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A CurtainUp Review
The musical sounds promising, but unfortunately the experience is another story. A musical might not need a lot of logic, but it does need a measure of coherence. Almost forty years ago the apparently bloated Broadway premiere failed. I imagine they must have overproduced it trying to find a way to tie it all together while masking the show's inadequacies. Although David Thompson's re-worked version may have jettisoned some excess, it fails to secure a solid center, removing all doubt as to this musical's viability.
Three company president-billionaires and a prospector hatch a plot to acquire oil, and the Countess Aurelia's café is threatened by disorganized utter nonsense. Much is amiss here, even with three new songs by Herman. Among the problems is direction so static that a pageant on a parade float might offer more activity. But let's recognize the bright spots.
In act one "I've Never Said I Love You" is sweetly sung by Nina (Katie Babb), who achieves a wholesome 40s look that would have fit right into the time frame of Giraudoux' original play. And a Mute (Noah Mazaika), who is barely necessary, breathes a whiff of needed life into this show through his charming simplicity.
The strongest scene is one in which the café's proprietress, Aurelia (Mary Gutzi) and her two batty friends Mme. Gabrielle (Patti Perkins) and Mme. Constance (Gwendolyn Jones) meet in her cellar for tea. Outrageously yet beautifully overdressed, the three women sing amusing songs about Gabrielle's invisible dog and Constance's lovers, whom she can remember and her husband, whom she can not.
Too often good points come inextricably tied to bad points. In order to have a love story to hang songs on, two available young people, who have barely exchanged glances much less words, are assured by Aurelia that they are in love. Late in act two the lovely song, "Kiss Her Now", caps their almost nonexistent love story. A scene change behind the couple's modest little waltz belatedly provides the only fluid, stage-wide theatrical movement in the entire show.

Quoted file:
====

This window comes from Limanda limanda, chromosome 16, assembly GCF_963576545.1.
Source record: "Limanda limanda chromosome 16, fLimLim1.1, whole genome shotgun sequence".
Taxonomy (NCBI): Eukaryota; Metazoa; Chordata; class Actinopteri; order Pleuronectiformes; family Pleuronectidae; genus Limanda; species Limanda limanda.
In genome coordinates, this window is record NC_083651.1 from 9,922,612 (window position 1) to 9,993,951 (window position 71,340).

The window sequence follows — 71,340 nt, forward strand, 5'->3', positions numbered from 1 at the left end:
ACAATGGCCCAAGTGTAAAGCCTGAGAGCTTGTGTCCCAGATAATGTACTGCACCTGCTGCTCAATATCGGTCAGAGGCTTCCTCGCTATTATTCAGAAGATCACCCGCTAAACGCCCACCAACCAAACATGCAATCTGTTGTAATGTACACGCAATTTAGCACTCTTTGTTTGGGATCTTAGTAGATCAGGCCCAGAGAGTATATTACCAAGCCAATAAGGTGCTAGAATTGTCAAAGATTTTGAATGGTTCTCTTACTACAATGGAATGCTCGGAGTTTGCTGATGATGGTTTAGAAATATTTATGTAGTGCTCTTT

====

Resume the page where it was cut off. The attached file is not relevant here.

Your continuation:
Dear World relies on the lead for any success at all in mustering centripetal force. In 1969 Angela Lansbury's performance as Aurelia in the original weak musical merited a Tony Award. Mary Gutzi as Aurelia certainly can sing, but she's not inclusive, rarely looking at her fellow actors when she speaks to them and addressing most of her lines out to a mid-distance, essentially delivering a solo performance.
A stained glass theme in the colorful set design was perhaps picked up from a line in the book about the windows of Notre Dame. If the café were all lighted up from inside, it might have glowed like a tiffany lamp or a house made of clear candy. Unfortunately the large attractive café set piece consumes a great deal of the stage in act one. Perhaps the resulting shortage of performance space is one reason for the stagnancy, as characters mostly stand around and wait while others speak or sing their parts.
A tie-in to current environmental concerns might have been a reason why this musical was chosen for production. In the simplistic title song, "Dear World", the ladies express the notion that the world is a patient in need of curing and they hope it will "be a dear world and get well soon."
All in all, Dear World remains thin fare in a too large package, a musical in search of a raison d'etre. It died on Broadway almost 40 years ago, and I'm afraid it should have been tagged "do not resuscitate."
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